excerpted from caro's journal: topic: design

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2001_08_29:17: Minor Adjustments

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The Everyday Living Can Opener
In 1989, my roommate introduced me to a can opener that cut the can on the side, rather than on the top. The main benefits are that the top of the can doesn't fall down into the food, and the cut edge is very smooth and dull. I wanted to own one myself. So ever since then, I've been on the look-out. Apparently, not many other people thought this was a good design, because I couldn't find one. Even can openers that were advertised as "safety can openers" were only "safe" because of the way the opener itself was shaped, not because it cut the can in a safe way.

I found something similar, but better, in the supermarket a couple of weeks ago. This one doesn't cut the can at all. It's absolutely beautiful. As near as I can tell, it grips the rim of the can and squeezes it; as you twist the handle, breaks the seal all the way around the lid. The lid just sits there on top of the can until you twist it a little, at which point it pops off with little sucking sound. The food never touches the can opener itself!

From the user's point of view, it works exactly the same way: it clamps on to the top of the can, you twist the handle, and then you get to eat the food.

Why has this not been the standard way that can openers are made? Is it just me? If you can seal a piece of metal onto a can, shouldn't you know how to unseal it? Shouldn't the inventor of the Tin Can have been the one who thought of this? And if the inventor did, did we just forget? Was it "impracticable" until stronger steel was invented?

Anyway, these are the questions that bug me. It seems like a fairly obvious design--even more obvious than a cutting can opener that cuts the side instead of the top. Why have the lids of cans been falling into food for 100 years? Why have we all been satisfied with this state of affairs? (And by 'we' I mean 'that part of the market that doesn't include me'.)

If you want one, you should probably hurry. Fate is always such that, whenever I find a product I love, they stop making it the next month. It took me almost 12 years to find a non-standard can opener, so I wouldn't bet that it will be remain in production unless lots of other design fanatics buy themselves one right away. In fact, there's a good chance that, when you call tomorrow, either the phone number will have been disconnected, or the company will deny ever having made such a product. But try it anyway. Price: Approximately $7.00 U.S. Here's the contact information from the package, which I got at Food-4-Less in Clairemont Mesa, just East of La Jolla, CA:

Safe Cut Can Opener
Everyday Living TM
Distributed by Inter-American Products
Cincinnati, OH 45202
Bar Code Number: 1110 79017
Phone: 1-800-697-2448
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2001_04_10:18: Irrational Man

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Sometimes I'd just like to smash this damned Sony Vaio F430. I don't think I've ever experienced a more aggravatingly noisy machine. If the fan would just stay on, it wouldn't be so bad. It's the ppssswwhhhirRRRRRRR of the fan turning on, and the PJSHrrnnngg of the fan turning off. Amazingly, the fan comes on [just timed it] every seven seconds, whirrs for about 10 seconds in the normal case, then cuts off, only to come back on seven seconds later. It is like Spanish water torture. And the sound of the whirr changes irregularly, to make sure that I can never get used to it. Once in a while, it makes a sudden jump in pitch (just when I thought it was going to cut off), whining for 20 seconds instead of 10. I could deal with constant whining, if it were constant; my air cleaner whirrs loudly all night--at one pitch and without pause. But the Vaio fan is like an annoying person who I'm trying to ignore but who insists on my paying attention, tapping me on the forehead and occasionally hitting me with a brick.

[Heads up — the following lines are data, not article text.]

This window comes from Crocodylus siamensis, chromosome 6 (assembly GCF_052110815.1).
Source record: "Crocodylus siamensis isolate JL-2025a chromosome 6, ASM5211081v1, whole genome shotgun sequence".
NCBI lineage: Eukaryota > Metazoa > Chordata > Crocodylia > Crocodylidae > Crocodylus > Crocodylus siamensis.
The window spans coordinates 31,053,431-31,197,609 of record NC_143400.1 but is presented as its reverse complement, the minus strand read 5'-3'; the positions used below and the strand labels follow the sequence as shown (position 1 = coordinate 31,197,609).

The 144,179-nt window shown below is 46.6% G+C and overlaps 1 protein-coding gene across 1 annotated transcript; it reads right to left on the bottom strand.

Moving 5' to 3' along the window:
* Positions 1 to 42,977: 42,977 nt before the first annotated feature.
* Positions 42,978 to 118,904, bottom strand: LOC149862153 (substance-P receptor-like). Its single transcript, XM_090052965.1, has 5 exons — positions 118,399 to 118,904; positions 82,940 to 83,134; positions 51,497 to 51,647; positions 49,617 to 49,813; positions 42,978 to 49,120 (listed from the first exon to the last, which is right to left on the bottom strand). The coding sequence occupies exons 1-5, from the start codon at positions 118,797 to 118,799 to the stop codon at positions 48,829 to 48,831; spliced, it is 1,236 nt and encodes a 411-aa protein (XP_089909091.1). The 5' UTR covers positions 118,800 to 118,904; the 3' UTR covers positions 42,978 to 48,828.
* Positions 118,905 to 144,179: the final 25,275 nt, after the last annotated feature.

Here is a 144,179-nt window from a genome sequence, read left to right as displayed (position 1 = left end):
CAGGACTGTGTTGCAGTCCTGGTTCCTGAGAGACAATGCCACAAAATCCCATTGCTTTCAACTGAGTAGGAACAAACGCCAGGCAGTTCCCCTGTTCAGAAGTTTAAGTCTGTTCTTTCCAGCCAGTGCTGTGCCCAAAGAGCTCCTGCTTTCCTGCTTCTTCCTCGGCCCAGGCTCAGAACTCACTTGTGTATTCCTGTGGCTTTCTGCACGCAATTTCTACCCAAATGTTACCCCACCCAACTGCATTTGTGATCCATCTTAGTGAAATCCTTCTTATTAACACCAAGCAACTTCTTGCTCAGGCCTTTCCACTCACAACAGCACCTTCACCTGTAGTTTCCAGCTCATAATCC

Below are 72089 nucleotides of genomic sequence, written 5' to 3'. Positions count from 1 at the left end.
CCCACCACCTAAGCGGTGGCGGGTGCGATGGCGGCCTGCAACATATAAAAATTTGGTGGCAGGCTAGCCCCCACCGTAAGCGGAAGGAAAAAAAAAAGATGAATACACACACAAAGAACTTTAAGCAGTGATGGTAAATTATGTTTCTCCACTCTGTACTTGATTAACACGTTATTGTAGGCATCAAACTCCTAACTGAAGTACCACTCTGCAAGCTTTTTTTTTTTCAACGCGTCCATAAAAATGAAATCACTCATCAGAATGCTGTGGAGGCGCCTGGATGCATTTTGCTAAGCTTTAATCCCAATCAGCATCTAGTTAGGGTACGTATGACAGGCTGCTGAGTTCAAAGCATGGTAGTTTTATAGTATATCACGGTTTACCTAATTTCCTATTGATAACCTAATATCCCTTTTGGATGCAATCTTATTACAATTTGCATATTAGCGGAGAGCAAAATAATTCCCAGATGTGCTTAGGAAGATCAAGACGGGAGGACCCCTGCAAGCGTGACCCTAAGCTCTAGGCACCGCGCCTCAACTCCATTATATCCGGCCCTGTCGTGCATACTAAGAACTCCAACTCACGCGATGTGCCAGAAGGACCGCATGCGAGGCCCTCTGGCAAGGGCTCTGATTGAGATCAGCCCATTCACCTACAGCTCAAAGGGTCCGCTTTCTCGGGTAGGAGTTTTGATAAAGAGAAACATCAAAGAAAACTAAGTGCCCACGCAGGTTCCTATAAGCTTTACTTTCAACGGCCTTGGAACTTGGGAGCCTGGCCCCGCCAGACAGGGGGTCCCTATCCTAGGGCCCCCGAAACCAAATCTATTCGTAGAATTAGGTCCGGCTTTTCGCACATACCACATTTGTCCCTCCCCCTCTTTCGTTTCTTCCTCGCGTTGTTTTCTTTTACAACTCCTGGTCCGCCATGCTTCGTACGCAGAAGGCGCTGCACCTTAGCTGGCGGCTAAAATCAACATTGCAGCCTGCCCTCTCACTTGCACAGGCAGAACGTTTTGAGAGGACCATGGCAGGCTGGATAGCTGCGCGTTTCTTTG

Heat seems to have nothing to do with whether the fan comes on. It is not the presence of heat but rather the prediction that heat will be present, that makes the fan start up. I could work in the sun with 20 programs open, doing resource-intensive things, for hours, and it wouldn't make a sound other than the occasionaly squelching sound from the harddisk. But the very second (no exaggeration) I connect to the internet, suddenly it's "hot" and needs to start sporadically fanning itself. And the second I disconnect, the fan goes off and never comes on again. Either there simply isn't a thermostat in the machine, or else the thermostat is not linked up to the fan.

It's not connected to power-saving devices either. It does this in every power profile, on AC or battery. THERE'S NO WAY TO STOP IT!

Maybe the constantly-changing frequency is an attempt to protect the machine from destruction by constantly-adapting Borg weaponry.

Sometimes, late at night, when everything is quiet except for the shrill on-off on-off of the Vaio fan, I fantasize about meeting the people who thought that this would be a good design idea--or who, more likely, thought it would be too much trouble to do it properly and figured they could get away with doing it wrong. I'd lock them in a very quiet room with the Vaio going wwwwwWWWWWWooooOOOOOooooOOOooooo wwwwWWWOOOooooOOOOoooOOoooOOOOO00000OOOoooo and every once in a while, when they least expect it, yelling over a loud speaker, "WHAT WERE YOU THINKING!!???"